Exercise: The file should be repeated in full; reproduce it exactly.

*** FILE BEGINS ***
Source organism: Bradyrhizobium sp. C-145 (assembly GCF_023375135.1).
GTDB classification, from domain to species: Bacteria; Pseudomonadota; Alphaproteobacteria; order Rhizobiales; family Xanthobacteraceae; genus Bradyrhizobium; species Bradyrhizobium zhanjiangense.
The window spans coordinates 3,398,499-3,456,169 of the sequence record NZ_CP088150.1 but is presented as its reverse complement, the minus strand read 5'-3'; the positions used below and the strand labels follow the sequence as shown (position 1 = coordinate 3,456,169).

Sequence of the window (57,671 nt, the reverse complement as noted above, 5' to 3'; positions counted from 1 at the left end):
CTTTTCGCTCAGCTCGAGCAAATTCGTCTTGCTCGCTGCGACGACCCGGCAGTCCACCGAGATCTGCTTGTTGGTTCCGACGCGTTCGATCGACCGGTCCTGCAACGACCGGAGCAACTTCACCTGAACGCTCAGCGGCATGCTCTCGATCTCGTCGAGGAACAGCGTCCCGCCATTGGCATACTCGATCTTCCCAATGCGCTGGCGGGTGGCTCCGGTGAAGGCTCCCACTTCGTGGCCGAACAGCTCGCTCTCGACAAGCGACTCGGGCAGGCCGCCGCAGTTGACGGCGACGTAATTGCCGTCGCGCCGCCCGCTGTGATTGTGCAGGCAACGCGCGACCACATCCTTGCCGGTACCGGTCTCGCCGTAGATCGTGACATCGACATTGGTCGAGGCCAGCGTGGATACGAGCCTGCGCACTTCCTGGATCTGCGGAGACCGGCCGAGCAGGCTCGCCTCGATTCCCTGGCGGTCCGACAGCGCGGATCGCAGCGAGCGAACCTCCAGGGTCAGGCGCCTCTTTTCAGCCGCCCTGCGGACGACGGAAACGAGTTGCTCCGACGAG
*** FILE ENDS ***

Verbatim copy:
Source organism: Bradyrhizobium sp. C-145 (assembly GCF_023375135.1).
GTDB classification, from domain to species: Bacteria; Pseudomonadota; Alphaproteobacteria; order Rhizobiales; family Xanthobacteraceae; genus Bradyrhizobium; species Bradyrhizobium zhanjiangense.
The window spans coordinates 3,398,499-3,456,169 of the sequence record NZ_CP088150.1 but is presented as its reverse complement, the minus strand read 5'-3'; the positions used below and the strand labels follow the sequence as shown (position 1 = coordinate 3,456,169).

Sequence of the window (57,671 nt, the reverse complement as noted above, 5' to 3'; positions counted from 1 at the left end):
CTTTTCGCTCAGCTCGAGCAAATTCGTCTTGCTCGCTGCGACGACCCGGCAGTCCACCGAGATCTGCTTGTTGGTTCCGACGCGTTCGATCGACCGGTCCTGCAACGACCGGAGCAACTTCACCTGAACGCTCAGCGGCATGCTCTCGATCTCGTCGAGGAACAGCGTCCCGCCATTGGCATACTCGATCTTCCCAATGCGCTGGCGGGTGGCTCCGGTGAAGGCTCCCACTTCGTGGCCGAACAGCTCGCTCTCGACAAGCGACTCGGGCAGGCCGCCGCAGTTGACGGCGACGTAATTGCCGTCGCGCCGCCCGCTGTGATTGTGCAGGCAACGCGCGACCACATCCTTGCCGGTACCGGTCTCGCCGTAGATCGTGACATCGACATTGGTCGAGGCCAGCGTGGATACGAGCCTGCGCACTTCCTGGATCTGCGGAGACCGGCCGAGCAGGCTCGCCTCGATTCCCTGGCGGTCCGACAGCGCGGATCGCAGCGAGCGAACCTCCAGGGTCAGGCGCCTCTTTTCAGCCGCCCTGCGGACGACGGAAACGAGTTGCTCCGACGAG